One of the best things about cleaning up the greenhouse in November is the color. Dallas isn’t known for brilliant fall foliage colors: with the exception of the occasional crape myrtle going red or purple, most of our tree colors range toward pastels. Carnivores, not being from the area, aren’t subject to the pastel rule, and occasionally go wild with late autumn color, as these Venus flytrap “Aki Ryu” cultivars demonstrate.
It’s not only flytraps going for brilliant color, either. The Sarracenia outside are also going into winter dormancy, and the S. leucophylla and its hybrids aren’t shy about brilliant patches of color as they’re shutting down. It certainly makes up for the temperate carnivores whose dormancy habits consist of going brown and shriveled in a week.
Due to its subject matter, this series of posts may be too silly and/or offensive for some readers, and some links will definitely be unsafe for many workplaces. Keep reading, and you’re on your own: we take no responsibility for your need for brain bleach.
Naturally, a toilet garden isn’t a garden without a commode, but a toilet garden without something in it is just an ugly porcelain structure that accumulates squirrel droppings and produces mosquitoes. Not that there’s anything wrong with this, if you’re particularly inclined to new taste sensations, but let’s stick with the project at hand. Last installment, we cleaned out a commode and made it more plant-friendly, and now it’s time to introduce the plants.
The biggest problem with working with a large porcelain structure is drainage. Even with bog-friendly plants, such a small area filling up with, say, a typical Texas gullywasher thunderstorm can be problematic for anything more terrestrially-inclined than water lilies, aquatic bladderworts, and Aldrovanda. The issue here is making sure that the tank and bowl retain water, but not too much water, and that depends upon your locale and general rainfall.
For most carnivorous plant growing in North Texas, the best thing to do with the water tank on a toilet garden is to seal it up. Plug up both the outlet where the flapper used to be, and the hole where the inlet valve used to reside, with rubber corks, wads of plastic, or anything else that strikes your fancy, and seal the plugs with aquarium silicone or plumbing-grade epoxy putty. HowEVER, should you live in Houston, Tallahassee, or any other locale with significantly higher levels of rainfall, having a bit more drainage might be desirable. The trick, of course, is to allow water to leave without taking planting mix with it. Let me introduce you to the bog gardener’s secret weapon, landscape fabric.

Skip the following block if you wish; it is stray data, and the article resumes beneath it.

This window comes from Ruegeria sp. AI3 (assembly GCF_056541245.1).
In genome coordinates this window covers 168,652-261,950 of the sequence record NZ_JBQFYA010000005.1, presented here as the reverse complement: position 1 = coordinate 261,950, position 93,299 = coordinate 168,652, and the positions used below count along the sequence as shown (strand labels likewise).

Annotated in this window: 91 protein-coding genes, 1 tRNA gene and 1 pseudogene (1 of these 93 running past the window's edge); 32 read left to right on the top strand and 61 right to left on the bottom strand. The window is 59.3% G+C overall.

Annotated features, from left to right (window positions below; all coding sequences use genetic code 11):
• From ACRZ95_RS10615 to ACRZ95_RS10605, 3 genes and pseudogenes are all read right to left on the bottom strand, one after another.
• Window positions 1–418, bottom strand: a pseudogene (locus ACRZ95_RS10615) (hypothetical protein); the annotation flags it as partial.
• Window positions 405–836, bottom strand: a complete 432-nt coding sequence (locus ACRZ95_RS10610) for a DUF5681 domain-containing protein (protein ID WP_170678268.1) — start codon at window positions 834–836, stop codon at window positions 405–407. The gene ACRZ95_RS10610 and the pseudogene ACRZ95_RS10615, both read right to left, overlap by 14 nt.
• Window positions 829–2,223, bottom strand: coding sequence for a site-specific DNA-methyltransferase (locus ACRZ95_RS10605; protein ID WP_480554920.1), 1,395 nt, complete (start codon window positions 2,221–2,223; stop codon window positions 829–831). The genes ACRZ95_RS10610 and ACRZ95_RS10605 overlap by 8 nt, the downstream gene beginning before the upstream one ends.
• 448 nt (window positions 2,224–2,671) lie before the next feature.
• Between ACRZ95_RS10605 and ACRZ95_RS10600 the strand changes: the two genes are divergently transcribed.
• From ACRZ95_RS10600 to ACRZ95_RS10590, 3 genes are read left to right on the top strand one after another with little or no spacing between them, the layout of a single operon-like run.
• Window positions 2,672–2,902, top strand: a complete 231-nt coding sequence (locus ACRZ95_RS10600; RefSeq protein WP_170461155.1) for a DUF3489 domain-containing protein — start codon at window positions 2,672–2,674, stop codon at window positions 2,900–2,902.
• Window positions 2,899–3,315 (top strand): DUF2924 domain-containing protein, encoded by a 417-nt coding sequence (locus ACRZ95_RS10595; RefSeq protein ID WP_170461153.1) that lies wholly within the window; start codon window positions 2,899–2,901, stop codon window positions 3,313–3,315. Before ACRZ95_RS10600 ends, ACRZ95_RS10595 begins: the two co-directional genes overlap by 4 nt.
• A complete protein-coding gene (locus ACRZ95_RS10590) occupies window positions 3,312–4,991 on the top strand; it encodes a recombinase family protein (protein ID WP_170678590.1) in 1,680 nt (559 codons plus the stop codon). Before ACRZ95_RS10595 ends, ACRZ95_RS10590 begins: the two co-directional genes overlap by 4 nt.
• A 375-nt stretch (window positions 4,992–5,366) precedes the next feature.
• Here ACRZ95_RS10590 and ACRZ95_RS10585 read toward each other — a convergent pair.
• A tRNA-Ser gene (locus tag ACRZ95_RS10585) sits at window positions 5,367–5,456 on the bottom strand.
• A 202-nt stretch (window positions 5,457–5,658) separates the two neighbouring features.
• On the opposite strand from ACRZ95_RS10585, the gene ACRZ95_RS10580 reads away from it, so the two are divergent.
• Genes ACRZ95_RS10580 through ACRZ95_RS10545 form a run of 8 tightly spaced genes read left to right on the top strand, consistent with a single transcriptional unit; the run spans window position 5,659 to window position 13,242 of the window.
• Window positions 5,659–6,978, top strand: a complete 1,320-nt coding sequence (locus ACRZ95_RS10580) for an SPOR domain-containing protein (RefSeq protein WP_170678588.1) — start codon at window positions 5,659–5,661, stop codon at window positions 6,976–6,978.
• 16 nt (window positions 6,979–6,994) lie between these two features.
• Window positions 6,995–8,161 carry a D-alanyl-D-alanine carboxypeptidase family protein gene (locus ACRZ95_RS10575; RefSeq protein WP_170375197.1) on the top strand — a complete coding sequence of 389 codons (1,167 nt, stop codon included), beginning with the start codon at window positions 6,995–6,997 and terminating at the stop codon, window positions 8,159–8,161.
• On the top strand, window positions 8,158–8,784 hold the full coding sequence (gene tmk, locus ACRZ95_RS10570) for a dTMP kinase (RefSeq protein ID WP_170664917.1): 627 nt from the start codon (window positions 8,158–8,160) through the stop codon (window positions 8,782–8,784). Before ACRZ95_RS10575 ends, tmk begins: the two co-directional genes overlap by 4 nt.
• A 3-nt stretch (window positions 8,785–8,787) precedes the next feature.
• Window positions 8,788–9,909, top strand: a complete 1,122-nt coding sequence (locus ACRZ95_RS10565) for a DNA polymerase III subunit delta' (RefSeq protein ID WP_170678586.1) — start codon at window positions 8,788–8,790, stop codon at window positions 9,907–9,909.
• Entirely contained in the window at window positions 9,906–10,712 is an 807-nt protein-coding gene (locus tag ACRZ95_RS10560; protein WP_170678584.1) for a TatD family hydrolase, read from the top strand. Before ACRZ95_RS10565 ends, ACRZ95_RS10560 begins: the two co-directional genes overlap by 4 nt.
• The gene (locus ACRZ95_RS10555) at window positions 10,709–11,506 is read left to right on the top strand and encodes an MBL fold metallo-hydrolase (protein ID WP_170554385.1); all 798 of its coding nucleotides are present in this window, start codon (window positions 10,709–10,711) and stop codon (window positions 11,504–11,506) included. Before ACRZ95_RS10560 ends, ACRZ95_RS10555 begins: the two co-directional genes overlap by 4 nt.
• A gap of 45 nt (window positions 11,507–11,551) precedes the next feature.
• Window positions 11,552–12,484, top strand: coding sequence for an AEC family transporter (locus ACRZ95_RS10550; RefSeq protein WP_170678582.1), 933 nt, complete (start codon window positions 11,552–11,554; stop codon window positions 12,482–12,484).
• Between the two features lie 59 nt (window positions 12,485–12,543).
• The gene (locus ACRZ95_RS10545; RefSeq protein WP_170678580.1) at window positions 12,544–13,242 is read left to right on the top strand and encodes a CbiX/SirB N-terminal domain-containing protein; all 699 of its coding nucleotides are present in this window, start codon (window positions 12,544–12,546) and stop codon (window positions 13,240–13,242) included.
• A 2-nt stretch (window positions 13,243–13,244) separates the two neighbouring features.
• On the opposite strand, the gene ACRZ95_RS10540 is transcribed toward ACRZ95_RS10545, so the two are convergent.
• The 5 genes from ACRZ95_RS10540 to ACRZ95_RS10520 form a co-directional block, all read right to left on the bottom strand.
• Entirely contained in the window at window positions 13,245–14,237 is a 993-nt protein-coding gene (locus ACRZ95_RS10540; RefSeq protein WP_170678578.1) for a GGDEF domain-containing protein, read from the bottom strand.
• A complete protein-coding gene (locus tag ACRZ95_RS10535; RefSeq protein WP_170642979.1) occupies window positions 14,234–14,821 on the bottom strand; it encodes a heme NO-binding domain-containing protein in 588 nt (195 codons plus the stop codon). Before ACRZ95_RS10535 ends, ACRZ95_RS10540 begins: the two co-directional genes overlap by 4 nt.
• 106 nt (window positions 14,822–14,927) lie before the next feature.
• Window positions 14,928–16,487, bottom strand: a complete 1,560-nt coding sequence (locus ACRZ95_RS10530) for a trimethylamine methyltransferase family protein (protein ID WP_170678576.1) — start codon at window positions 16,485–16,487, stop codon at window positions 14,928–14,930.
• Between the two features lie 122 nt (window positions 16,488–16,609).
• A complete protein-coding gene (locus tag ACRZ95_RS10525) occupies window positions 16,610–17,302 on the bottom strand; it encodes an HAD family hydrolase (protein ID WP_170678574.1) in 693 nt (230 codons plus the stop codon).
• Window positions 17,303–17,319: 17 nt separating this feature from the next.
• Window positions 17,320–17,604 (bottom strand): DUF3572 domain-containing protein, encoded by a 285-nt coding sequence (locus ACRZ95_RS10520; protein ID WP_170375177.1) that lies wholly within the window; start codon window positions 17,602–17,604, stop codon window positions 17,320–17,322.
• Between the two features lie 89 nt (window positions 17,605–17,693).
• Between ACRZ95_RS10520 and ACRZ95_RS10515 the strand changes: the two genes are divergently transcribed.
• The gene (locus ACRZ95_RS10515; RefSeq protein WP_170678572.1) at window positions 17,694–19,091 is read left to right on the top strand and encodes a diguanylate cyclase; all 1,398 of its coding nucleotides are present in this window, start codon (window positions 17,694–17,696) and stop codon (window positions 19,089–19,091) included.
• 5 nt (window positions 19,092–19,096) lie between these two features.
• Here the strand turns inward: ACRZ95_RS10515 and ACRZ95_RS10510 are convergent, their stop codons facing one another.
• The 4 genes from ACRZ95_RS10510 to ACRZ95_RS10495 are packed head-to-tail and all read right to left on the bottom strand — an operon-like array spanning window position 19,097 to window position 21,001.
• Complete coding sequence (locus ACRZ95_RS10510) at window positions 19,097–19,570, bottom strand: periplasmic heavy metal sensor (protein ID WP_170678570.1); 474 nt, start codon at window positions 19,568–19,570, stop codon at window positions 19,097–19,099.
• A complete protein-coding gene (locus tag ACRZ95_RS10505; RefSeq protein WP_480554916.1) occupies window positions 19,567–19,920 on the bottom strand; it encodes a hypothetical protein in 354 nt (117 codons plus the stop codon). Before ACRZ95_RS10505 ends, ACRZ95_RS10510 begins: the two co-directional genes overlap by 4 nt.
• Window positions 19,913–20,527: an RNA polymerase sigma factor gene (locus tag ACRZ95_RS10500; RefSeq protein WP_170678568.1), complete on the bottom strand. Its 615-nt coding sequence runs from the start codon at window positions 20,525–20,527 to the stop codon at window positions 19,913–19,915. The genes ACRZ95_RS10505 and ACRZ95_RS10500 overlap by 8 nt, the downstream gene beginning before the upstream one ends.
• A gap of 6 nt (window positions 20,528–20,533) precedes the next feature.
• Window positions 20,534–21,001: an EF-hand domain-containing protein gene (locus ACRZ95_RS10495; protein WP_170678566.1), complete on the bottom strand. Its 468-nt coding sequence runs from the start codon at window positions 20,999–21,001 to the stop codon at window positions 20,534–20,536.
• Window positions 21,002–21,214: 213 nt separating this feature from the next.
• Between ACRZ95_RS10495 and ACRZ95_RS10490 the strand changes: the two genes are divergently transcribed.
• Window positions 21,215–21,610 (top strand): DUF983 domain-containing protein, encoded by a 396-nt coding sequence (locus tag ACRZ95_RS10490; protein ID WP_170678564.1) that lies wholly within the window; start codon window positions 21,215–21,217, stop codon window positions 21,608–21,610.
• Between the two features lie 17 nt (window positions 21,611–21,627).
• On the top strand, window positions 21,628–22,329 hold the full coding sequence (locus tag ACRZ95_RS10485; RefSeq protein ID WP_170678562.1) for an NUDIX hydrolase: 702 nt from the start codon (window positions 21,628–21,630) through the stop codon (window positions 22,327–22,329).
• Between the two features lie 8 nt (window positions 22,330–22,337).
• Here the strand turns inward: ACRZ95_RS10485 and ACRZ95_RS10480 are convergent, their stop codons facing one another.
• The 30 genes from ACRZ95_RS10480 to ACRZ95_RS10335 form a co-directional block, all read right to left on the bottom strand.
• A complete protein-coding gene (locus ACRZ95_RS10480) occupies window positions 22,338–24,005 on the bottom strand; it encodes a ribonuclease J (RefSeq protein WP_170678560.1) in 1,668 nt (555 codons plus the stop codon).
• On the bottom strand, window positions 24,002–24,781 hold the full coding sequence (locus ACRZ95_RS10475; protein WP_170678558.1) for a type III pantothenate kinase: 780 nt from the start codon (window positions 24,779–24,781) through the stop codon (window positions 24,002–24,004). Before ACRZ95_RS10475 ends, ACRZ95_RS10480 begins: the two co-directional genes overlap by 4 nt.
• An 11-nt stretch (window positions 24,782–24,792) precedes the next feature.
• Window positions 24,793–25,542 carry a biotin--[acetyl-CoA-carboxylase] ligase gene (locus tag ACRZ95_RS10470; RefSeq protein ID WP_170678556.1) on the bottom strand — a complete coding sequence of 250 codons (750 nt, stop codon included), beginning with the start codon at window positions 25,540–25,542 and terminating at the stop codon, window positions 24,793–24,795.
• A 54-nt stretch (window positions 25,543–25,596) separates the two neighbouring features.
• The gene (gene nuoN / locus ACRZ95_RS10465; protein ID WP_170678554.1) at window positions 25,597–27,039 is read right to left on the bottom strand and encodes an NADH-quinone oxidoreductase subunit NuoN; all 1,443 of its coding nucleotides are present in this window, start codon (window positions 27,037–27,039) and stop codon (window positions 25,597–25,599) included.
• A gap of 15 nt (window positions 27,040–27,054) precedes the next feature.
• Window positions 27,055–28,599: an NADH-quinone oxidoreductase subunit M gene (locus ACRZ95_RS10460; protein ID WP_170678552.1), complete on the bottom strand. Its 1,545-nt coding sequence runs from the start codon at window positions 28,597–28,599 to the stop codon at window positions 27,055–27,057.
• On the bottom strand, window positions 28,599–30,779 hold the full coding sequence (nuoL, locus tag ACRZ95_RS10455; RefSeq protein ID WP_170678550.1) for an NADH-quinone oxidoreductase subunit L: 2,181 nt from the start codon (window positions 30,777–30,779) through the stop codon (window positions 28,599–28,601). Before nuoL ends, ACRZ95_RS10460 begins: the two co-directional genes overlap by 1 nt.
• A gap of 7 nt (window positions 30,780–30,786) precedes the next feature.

Many landscaper and gardener friends consider polyester landscape fabric to be of the devil, with many cursing its use in courtyards, garden edges, and all sorts of other locations where removing it five and ten years later is one’s idea of the perfect eternal punishment. Personally, I look at that perfect eternal punishment as removing Bermuda grass from a flower bed, but that’s only because Bermuda indirectly tried to murder me in 1982. I can agree with the nightmare that is pulling up buried landscape fabric, but for container gardening and terraria, it’s the perfect separation layer. For instance, for those wanting to put down a layer of perlite in a terrarium to encourage drainage, a sheet of some sort of separation layer is absolutely essential to prevent the perlite from floating to the surface with a stout rain. Likewise, it’s a cheaper, more durable and more ecologically friendly material for covering the bottoms of bonsai pots than window screening, and it does a much better job of keeping soil from running through the drainage holes. It can be cut with standard scissors, into just about any shape you want, and wadded, wedged, and prodded into irregular surfaces. I picked up about five rolls of a discontinued green landscape fabric, recycled from used soda bottles, about two years ago, and even with all of my recent projects, I should have to get more fabric around 2018.